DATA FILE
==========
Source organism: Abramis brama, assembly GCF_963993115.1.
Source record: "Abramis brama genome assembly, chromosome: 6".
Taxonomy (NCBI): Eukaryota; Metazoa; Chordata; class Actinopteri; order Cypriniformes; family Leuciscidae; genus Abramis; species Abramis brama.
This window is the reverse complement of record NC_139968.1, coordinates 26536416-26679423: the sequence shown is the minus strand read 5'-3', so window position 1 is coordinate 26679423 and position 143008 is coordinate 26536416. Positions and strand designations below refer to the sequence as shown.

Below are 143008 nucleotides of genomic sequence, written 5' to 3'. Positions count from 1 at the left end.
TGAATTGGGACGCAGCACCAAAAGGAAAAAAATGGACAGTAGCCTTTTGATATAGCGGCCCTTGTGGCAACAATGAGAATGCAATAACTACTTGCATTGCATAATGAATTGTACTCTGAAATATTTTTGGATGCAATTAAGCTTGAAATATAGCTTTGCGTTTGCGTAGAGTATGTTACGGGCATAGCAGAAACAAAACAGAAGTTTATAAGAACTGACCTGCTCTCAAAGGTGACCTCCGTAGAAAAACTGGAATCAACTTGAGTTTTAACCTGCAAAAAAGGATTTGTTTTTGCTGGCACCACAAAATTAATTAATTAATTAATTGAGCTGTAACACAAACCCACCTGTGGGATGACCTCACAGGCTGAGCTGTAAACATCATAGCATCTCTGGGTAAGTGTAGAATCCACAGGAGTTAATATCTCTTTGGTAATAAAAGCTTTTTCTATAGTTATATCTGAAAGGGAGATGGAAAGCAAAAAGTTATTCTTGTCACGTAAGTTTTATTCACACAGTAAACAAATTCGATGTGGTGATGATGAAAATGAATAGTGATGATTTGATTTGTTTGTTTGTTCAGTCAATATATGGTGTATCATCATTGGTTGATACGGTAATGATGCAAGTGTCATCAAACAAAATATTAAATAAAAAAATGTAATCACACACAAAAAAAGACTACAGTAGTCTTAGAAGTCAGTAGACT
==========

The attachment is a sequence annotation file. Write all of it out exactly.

Source organism: Abramis brama, assembly GCF_963993115.1.
Source record: "Abramis brama genome assembly, chromosome: 6".
Taxonomy (NCBI): Eukaryota; Metazoa; Chordata; class Actinopteri; order Cypriniformes; family Leuciscidae; genus Abramis; species Abramis brama.
This window is the reverse complement of record NC_139968.1, coordinates 26536416-26679423: the sequence shown is the minus strand read 5'-3', so window position 1 is coordinate 26679423 and position 143008 is coordinate 26536416. Positions and strand designations below refer to the sequence as shown.

Below are 143008 nucleotides of genomic sequence, written 5' to 3'. Positions count from 1 at the left end.
TGAATTGGGACGCAGCACCAAAAGGAAAAAAATGGACAGTAGCCTTTTGATATAGCGGCCCTTGTGGCAACAATGAGAATGCAATAACTACTTGCATTGCATAATGAATTGTACTCTGAAATATTTTTGGATGCAATTAAGCTTGAAATATAGCTTTGCGTTTGCGTAGAGTATGTTACGGGCATAGCAGAAACAAAACAGAAGTTTATAAGAACTGACCTGCTCTCAAAGGTGACCTCCGTAGAAAAACTGGAATCAACTTGAGTTTTAACCTGCAAAAAAGGATTTGTTTTTGCTGGCACCACAAAATTAATTAATTAATTAATTGAGCTGTAACACAAACCCACCTGTGGGATGACCTCACAGGCTGAGCTGTAAACATCATAGCATCTCTGGGTAAGTGTAGAATCCACAGGAGTTAATATCTCTTTGGTAATAAAAGCTTTTTCTATAGTTATATCTGAAAGGGAGATGGAAAGCAAAAAGTTATTCTTGTCACGTAAGTTTTATTCACACAGTAAACAAATTCGATGTGGTGATGATGAAAATGAATAGTGATGATTTGATTTGTTTGTTTGTTCAGTCAATATATGGTGTATCATCATTGGTTGATACGGTAATGATGCAAGTGTCATCAAACAAAATATTAAATAAAAAAATGTAATCACACACAAAAAAAGACTACAGTAGTCTTAGAAGTCAGTAGACT